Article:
During the winter of 1998/1999, I tried to produce the next iteration, MSEnet Vier. (Vier is German for "four.") Going for shock value (for real), I made it with a bright yellow stripe down the left over a bright red background, with green, yellow, and white highlights. For some strange reason, no one I showed it to liked it.

So, MSEnet Version3 sat for another eight months with no updates whatsoever. Then I "rediscovered" Cascading Style Sheets in early June 1999 while working on the website for my employer, Kirkpatrick Associates Architects. Needless to say, I fell in love with the possibilities. I also became bitterly resentful of Netscape's negligent implementation of CSS. For the first time in my life, I was forced to admit that Microsoft had actually produced a superior product. Of course, this "victory" was a short-lived one, for while Microsoft has made some improvements to its support of web standards, Netscape (through Mozilla) is now thoroughly the better browser.


After the disappointingly cool reception to MSEnet Vier, I decided to lay off of personal website creation for a while. Three things drove this decision: I was busy in school (especially studio), I was busy doing freelance web design, and MSEnet Version3 was still fairly popular and useful.

Somewhere near early June, 1999, I "rediscovered" Cascading Style Sheets and was instantly galvanized in the decision to move forward with the fourth edition of MSEnet.

In a moment of weakness, I decided that I didn't particularly care what others might think of my site or, for that matter, how particularly accessible it was. To that end, I included things that made sense to me (not necessarly anyone else), and I pushed the limits of what you could be done with Cascading Style Sheets. Unfortunately, this meant that Netscape's suite of browsers not only didn't work with msenet****, but also seemed to crash and/or render a multitude of errors. This really made me sick, because I have always been a strong supporter of Netscape and a dedicated naysayer to Internet Explorer; alas, Babylon! It was not to be for almost two years... Turns out that not only did IE5 support CSS vastly better than any version of Netscape at the time, but even IE4 supported CSS better than NS4! It was almost enough to make me puke.

At the time, I wrote:

So what does the future have in store for MSEnet? Only time will tell. I will graduate from USC on May 12, 2000, and I will lose the free web page I have enjoyed for five years shortly thereafter. I don't know where, how, or when I will effect a mass transfer of my website, but you can rest assured that MSEnet will not end with my education...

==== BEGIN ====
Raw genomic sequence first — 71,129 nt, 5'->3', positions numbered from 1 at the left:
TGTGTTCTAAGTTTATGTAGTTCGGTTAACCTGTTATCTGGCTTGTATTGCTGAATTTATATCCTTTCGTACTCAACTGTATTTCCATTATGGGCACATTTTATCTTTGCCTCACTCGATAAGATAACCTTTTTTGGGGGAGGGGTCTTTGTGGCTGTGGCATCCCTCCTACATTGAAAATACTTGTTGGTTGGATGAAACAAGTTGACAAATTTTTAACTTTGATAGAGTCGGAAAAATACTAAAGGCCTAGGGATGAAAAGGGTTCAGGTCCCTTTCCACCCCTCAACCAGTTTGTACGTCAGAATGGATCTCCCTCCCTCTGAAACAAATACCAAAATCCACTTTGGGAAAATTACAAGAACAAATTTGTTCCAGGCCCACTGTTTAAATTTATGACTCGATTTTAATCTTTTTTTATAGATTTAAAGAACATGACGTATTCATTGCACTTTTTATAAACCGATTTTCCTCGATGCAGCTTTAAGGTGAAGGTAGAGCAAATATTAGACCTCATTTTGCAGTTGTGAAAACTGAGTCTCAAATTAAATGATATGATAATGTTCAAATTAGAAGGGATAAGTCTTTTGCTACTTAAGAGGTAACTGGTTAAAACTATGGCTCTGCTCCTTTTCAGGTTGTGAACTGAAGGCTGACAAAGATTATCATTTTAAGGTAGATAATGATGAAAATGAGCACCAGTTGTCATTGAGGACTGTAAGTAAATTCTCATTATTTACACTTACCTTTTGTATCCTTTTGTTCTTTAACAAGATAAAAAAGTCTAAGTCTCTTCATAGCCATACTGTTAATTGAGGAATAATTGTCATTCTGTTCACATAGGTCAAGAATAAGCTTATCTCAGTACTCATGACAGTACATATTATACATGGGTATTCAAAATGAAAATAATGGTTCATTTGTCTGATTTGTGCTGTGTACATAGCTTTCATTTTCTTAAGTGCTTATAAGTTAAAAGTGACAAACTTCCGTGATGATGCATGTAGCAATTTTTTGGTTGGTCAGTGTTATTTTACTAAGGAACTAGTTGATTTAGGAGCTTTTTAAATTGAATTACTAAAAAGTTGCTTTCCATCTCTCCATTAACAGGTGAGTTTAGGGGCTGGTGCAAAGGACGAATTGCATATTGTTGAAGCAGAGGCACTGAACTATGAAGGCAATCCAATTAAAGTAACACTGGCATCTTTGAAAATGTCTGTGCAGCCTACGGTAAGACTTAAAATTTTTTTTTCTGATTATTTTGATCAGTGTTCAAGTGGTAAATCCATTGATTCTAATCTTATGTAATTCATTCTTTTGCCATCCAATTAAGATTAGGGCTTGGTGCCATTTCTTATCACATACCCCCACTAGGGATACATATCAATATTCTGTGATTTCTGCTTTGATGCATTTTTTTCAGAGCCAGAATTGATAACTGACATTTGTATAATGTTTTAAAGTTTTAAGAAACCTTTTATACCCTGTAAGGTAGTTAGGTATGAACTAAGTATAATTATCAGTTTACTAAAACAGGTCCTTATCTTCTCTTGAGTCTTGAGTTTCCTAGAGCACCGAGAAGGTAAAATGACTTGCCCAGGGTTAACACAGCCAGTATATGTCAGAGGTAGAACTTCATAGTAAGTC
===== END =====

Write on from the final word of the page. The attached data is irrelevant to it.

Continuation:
The ironic thing is that MSEnet did, in fact, "end" with my education, in the sense that none of the versions of MSEnet are maintained (though you can still view them at msenet.org). Instead, I pushed into the realm of a vanity domain...


In the late fall of 1999, I suddenly realized that, as a soon-to-be-graduated USC student, I had less than a year of "free" web hosting remaining. Futhermore, I would only have my school-sponsered email address for a few more months... Something had to be done! And at the time, that "something" was, of course, getting my own domain name. Thus, on that cold December day, ellars.com was born!

the site that never was

Before the original, there was another concept. Thankfully, my better tastes prevailed, and I continued designing until I came up with ellars.com Mk.1.

current longevity champion

The first iteration of ellars.com survived three-and-a-half years, which is something of a record for me. The design was intended as a step towards greater simplicity, but in the end even it became too large and unwieldly -- eventually leading to the design you see here today.

Mk.2 alpha
the "close-but-no-cigar" version

My first pass at a simplified design for ellars.com ended up being not that simple at all. However, it did provide me with a place to experiment with different technologies, especially advanced CSS features.

this here very web site

[something will be written here evenually]

periphery sites

Description and discussion of sites like flieghund.net.


Web design and development in a professional environment.

themes?: [lightness] [darkness] [blueness]